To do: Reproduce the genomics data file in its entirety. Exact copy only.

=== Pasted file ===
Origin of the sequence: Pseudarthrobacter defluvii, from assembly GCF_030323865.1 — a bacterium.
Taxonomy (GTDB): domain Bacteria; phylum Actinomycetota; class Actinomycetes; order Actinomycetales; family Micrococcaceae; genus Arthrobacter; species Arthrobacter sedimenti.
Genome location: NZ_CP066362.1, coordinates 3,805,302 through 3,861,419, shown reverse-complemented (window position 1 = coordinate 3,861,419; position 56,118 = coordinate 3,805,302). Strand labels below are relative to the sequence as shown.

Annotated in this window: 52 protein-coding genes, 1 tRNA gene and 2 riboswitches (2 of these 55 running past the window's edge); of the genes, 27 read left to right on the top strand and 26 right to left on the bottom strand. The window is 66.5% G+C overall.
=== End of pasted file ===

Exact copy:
Origin of the sequence: Pseudarthrobacter defluvii, from assembly GCF_030323865.1 — a bacterium.
Taxonomy (GTDB): domain Bacteria; phylum Actinomycetota; class Actinomycetes; order Actinomycetales; family Micrococcaceae; genus Arthrobacter; species Arthrobacter sedimenti.
Genome location: NZ_CP066362.1, coordinates 3,805,302 through 3,861,419, shown reverse-complemented (window position 1 = coordinate 3,861,419; position 56,118 = coordinate 3,805,302). Strand labels below are relative to the sequence as shown.

Annotated in this window: 52 protein-coding genes, 1 tRNA gene and 2 riboswitches (2 of these 55 running past the window's edge); of the genes, 27 read left to right on the top strand and 26 right to left on the bottom strand. The window is 66.5% G+C overall.